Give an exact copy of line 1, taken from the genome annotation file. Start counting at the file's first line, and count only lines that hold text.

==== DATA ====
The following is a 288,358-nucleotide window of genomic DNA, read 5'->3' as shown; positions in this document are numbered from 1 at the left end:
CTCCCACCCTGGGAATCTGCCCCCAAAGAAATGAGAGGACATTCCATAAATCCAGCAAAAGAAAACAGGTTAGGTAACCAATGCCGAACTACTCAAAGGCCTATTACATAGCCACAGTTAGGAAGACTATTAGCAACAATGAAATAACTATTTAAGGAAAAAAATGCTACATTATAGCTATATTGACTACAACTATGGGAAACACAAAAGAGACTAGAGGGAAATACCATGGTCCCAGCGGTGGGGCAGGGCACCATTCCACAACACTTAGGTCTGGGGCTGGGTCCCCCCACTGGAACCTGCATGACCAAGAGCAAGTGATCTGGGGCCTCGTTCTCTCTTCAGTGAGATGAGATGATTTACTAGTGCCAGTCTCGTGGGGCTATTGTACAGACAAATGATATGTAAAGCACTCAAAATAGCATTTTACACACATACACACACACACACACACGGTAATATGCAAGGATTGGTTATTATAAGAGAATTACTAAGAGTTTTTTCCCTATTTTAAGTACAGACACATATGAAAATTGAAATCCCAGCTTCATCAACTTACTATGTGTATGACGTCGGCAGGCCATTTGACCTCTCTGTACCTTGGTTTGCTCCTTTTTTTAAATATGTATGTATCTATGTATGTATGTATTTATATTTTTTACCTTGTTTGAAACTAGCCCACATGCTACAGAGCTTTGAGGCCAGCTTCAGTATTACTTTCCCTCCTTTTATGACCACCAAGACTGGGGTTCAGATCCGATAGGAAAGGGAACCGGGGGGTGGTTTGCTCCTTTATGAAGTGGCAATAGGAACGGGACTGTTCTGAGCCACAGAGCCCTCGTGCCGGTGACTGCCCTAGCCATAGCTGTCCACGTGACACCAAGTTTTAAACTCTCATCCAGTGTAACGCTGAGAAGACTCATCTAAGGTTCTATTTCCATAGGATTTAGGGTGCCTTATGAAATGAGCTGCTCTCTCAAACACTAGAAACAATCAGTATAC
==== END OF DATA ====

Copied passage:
The following is a 288,358-nucleotide window of genomic DNA, read 5'->3' as shown; positions in this document are numbered from 1 at the left end: